Statement for U.S. Election Assistance Commission News Conference
Computer Professionals for Social Responsibility (CPSR)
P.O. Box 717
Palo Alto, CA 94302
May 5, 2004
This is the statement of Computer Professionals for Social Responsibility (CPSR) regarding electronic voting. With offices in Palo Alto, CA, CPSR is a public-interest alliance of computer scientists and others concerned about the impact of computer technology on society. CPSR was formed in 1983, and has members throughout the country.
CPSR began research on voting systems in the mid '80s. We have researched election systems, observed elections, commented on voting systems standards, and participated in the administration of elections. In 1994, CPSR sent a team to the Republic of South Africa to assist that nation in the historic elections of that year. We have written numerous papers and reports on elections systems and spoken at elections administration conferences. Our work has been reported in newspapers, magazines such as Wired magazine, and broadcast media.
CPSR urges the commission to carefully consider how the resources available for elections can be spent so as to maximize the accuracy and security possible at that level of expenditure. Touchscreen-type voting systems offer the promise of lower materials costs, but this must be balanced against potentially higher expenses for poll-worker training and voter education. Furthermore, materials cost savings are a false economy, if they come at the expense of election security.
A further problem with touchscreen system is that a meaningful logic and accuracy (L&A) test is all but impossible to conduct. Thus, other security measures must be substituted for L&A testing, to ensure accuracy. These additional security measures absolutely must be provided. The only such security measure is to record the voter's votes on a piece of paper or other durable object, and allow the voter to verify their votes by examining this object. This is often referred to as "voter-verifiable paper trail". Furthermore, as the last thing the voter examines before they commit to voting, this paper record must be considered the actual ballot of the voter: the electronic memory of the touchscreen machine contains a count of votes, but not a particularly trustworthy count at that. If the paper record and the electronic record should differ, the electronic record must yield priority to the paper.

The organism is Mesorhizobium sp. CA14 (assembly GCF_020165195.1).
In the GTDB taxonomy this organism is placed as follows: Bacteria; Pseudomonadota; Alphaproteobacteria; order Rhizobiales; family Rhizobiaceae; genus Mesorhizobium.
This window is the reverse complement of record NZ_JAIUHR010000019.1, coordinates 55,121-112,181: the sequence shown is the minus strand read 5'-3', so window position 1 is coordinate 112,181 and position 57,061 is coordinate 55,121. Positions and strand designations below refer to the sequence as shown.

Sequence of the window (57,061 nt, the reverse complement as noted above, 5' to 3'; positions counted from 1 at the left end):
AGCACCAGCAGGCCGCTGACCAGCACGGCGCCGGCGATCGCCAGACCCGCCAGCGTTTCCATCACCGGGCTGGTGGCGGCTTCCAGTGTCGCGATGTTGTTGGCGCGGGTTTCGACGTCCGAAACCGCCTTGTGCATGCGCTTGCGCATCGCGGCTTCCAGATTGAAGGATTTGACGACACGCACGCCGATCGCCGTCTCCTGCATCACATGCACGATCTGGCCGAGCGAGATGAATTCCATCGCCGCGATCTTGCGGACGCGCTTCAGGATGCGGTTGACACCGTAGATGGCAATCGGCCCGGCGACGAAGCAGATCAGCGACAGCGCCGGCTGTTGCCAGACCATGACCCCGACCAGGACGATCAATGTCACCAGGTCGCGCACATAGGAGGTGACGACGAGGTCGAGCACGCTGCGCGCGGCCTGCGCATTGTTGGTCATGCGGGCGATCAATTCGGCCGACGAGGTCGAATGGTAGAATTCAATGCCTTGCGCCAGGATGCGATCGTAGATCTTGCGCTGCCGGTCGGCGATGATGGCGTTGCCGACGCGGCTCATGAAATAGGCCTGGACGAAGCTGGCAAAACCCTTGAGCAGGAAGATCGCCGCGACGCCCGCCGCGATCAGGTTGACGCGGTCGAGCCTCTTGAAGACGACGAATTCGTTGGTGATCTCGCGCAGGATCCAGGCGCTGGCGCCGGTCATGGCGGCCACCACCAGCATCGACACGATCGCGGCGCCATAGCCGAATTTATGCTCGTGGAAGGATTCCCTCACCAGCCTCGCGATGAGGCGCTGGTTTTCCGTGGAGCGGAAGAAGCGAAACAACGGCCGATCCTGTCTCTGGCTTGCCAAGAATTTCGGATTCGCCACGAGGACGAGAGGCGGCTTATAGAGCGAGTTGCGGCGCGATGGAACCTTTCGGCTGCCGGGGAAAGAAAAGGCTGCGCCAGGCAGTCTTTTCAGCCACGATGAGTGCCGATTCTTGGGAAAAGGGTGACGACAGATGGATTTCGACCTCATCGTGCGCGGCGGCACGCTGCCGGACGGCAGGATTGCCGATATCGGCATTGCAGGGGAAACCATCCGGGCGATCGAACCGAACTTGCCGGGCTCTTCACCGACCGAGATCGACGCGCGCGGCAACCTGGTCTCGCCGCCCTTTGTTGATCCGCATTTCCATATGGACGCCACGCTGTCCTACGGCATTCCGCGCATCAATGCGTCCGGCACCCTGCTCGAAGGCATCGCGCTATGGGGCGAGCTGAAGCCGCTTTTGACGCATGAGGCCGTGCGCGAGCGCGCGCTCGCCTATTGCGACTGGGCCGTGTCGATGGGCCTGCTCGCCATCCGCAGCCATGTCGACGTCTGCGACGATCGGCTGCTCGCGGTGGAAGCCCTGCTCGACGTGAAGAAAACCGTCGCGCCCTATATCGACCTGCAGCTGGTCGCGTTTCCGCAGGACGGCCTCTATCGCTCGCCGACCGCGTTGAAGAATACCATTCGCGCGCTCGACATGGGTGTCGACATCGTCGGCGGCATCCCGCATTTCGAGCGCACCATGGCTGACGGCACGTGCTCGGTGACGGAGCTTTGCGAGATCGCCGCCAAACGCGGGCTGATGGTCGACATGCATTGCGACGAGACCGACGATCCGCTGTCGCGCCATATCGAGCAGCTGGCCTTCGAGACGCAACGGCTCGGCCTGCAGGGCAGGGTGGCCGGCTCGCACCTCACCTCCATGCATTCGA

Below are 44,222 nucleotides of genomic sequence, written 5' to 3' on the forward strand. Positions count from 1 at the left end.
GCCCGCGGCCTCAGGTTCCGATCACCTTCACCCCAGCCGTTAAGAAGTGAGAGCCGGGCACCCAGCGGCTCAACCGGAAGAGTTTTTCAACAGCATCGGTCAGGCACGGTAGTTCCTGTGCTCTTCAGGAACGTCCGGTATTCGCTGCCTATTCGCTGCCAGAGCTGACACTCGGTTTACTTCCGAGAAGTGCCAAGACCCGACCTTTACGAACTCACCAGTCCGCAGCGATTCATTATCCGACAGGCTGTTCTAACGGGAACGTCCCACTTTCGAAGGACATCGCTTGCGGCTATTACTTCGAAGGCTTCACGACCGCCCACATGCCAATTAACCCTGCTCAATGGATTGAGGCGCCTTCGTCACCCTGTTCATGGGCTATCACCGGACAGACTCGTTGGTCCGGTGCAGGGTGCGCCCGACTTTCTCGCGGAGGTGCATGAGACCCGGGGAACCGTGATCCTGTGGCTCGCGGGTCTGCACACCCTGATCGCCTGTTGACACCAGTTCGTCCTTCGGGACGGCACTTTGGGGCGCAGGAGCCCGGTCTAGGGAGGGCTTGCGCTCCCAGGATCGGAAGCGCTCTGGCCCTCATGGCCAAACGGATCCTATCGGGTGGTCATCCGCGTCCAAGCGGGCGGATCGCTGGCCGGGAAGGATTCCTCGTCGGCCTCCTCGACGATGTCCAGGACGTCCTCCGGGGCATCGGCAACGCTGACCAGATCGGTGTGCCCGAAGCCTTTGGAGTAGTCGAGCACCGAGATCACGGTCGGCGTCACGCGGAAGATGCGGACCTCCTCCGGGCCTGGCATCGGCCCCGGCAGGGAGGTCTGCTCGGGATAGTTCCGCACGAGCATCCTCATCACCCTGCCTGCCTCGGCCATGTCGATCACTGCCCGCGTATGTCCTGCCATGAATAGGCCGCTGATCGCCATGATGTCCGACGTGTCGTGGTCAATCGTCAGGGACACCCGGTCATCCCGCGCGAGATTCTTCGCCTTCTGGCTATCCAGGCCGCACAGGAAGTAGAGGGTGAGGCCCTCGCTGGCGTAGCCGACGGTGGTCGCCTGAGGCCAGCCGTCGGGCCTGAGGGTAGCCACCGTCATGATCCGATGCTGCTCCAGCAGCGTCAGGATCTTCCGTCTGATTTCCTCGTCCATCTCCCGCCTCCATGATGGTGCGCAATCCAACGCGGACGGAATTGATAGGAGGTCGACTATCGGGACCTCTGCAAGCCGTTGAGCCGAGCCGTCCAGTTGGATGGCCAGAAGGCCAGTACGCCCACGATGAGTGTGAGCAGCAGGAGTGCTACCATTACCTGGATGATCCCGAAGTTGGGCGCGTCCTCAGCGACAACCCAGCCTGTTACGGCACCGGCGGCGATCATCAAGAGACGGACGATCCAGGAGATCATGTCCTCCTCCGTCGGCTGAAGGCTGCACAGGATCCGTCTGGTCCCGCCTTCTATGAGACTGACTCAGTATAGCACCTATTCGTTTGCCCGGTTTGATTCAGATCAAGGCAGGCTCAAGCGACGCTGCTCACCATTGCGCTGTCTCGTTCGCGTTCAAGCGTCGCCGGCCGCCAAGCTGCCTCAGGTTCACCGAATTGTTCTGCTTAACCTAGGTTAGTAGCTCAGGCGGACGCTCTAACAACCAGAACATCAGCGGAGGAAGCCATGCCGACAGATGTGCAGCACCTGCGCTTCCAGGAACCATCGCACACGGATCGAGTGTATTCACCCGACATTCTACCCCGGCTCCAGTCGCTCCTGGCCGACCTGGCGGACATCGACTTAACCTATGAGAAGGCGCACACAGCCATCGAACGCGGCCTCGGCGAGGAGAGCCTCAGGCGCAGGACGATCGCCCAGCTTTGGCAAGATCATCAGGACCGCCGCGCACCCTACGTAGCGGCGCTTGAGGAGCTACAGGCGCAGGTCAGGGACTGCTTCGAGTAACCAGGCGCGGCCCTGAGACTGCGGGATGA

Considering the difficulty of making touchscreen-type voting systems even tolerably trustworthy, it's worth asking if they are actually the best system available for voting. CPSR concludes that these machines are not the best elections systems available, even with the addition of a voter-verifiable paper trail. A voter-verifiable paper trail transforms a dangerous voting system into a mediocre one. America's voting needs can be better met by systems, such as optical scan, which have demonstrated a level of reliability and trustworthiness that touchscreen systems have never come close to, and probably will never achieve. Broken touchscreen systems must be patched-up, but it is better still to vote on systems that are not a patchwork in the first place. CPSR's Voting Technology Working Group
Last modified May 18, 2005 10:44 PM